Releasing Cover Music via Distrokid [IMPORTANT!]

dropstreaming tips Feb 28, 2023

If you are a dropstreamer and want to release cover music on Spotify, this is the ultimate guide you need to pay attention to. Because I'll explain exactly how to do it, and where you need to pay attention.

Let's say you found a good niche, such as Zelda lofi beats for instance, which can be lofi beats containing melodies from the famous video game. Or maybe you want to release piano covers from Super Mario World. It's all possible and can be very profitable, but you need to pay attention to a couple of things because releasing these cover tracks goes a little bit differently than releasing regular tracks. 

In this article, I will guide you through the process of releasing cover music on Spotify via DistroKid, while keeping in mind the necessary steps that must be taken to ensure that the original songwriters receive their share of the royalties. Because this is crucial and needs to be done the correct way.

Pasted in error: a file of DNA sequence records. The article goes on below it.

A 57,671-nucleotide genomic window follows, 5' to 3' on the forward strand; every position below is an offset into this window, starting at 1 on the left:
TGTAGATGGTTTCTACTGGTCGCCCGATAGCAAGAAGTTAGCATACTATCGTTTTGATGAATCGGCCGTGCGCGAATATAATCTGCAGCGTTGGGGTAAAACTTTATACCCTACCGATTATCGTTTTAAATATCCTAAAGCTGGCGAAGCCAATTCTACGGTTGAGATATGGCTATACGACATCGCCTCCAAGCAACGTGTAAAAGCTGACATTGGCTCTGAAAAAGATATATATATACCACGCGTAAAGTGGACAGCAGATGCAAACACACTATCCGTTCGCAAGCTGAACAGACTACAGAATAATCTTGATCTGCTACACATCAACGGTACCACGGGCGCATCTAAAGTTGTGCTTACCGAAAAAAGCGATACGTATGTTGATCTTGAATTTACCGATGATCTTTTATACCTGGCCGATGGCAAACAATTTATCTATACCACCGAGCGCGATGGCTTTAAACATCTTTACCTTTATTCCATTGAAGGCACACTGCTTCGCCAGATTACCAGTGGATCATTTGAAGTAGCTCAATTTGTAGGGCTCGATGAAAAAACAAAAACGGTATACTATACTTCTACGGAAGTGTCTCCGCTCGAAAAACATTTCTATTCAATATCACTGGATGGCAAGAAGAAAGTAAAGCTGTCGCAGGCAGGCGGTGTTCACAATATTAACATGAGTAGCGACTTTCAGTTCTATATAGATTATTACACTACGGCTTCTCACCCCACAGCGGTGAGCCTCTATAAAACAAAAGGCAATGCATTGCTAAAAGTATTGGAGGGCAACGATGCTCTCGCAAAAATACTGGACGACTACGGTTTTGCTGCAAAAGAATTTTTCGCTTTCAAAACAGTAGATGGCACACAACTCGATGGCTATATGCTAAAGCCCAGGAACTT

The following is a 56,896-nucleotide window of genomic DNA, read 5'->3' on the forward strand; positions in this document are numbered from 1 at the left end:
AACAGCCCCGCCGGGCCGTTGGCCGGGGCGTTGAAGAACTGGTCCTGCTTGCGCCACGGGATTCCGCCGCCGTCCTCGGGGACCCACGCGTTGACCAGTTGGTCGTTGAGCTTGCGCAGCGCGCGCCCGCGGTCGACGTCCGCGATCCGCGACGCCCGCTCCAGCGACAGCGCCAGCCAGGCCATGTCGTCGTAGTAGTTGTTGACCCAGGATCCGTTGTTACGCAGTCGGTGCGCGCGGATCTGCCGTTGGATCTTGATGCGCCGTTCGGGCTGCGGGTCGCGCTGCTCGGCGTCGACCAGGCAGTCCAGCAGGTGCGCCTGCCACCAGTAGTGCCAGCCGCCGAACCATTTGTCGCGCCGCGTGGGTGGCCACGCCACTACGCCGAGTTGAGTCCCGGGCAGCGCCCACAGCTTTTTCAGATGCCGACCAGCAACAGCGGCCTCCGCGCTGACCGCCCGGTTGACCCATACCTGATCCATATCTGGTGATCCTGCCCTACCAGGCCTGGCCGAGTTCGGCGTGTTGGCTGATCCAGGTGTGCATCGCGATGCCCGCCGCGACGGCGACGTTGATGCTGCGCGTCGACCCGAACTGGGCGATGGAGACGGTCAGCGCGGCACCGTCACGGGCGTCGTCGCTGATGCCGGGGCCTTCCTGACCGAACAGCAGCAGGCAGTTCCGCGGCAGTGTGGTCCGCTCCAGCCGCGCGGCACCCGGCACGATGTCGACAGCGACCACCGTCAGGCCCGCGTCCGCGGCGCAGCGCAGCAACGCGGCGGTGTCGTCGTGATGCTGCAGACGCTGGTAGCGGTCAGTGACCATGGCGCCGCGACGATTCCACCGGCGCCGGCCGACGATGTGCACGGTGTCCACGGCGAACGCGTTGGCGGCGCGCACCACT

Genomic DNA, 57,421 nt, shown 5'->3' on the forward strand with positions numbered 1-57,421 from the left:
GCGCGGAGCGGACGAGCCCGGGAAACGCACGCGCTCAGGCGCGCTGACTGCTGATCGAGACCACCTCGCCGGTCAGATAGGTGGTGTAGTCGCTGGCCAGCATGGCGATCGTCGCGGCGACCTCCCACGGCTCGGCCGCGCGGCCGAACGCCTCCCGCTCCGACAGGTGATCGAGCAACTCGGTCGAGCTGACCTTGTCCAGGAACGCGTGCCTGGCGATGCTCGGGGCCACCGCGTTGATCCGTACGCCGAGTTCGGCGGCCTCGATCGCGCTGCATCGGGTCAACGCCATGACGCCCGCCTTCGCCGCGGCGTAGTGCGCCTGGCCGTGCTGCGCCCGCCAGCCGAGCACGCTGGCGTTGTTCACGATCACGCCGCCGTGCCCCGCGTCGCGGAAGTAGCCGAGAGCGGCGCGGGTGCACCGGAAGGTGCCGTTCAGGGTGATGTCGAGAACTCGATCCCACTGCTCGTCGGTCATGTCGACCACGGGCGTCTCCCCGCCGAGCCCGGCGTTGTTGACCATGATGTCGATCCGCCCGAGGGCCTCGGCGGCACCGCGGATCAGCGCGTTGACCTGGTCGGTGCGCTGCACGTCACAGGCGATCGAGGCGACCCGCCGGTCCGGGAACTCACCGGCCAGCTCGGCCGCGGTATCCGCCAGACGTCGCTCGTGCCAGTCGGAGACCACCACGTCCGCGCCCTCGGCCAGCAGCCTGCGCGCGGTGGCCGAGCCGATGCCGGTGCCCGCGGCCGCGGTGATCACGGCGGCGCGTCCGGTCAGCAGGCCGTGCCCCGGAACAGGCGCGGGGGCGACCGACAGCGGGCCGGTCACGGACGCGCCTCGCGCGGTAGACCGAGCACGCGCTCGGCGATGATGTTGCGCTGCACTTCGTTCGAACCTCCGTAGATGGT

Before we dive into the process, it is important to note that if you are releasing a cover song, you must obtain the necessary licenses to do so. This means obtaining both a mechanical license (which grants you the right to use the composition of the original song) and a synchronization license (which grants you the right to use the original song in a video or other media).

Luckily Distrokid provides you with these licenses quite easily, which you will see later on in this article. Whenever you release a cover song, the process is 99% the same as if you were uploading an original track. You can start the uploading process like you usually do, but when you get to the songwriter section you need to select 'Another artist wrote this song' when distributing your song to the stores, instead of filling in your own songwriter name: 

Now a couple of things to keep in mind here: 

  • A cover song is a 're-imagination' of an existing song, played by either you or the producer who made the track for you. This means: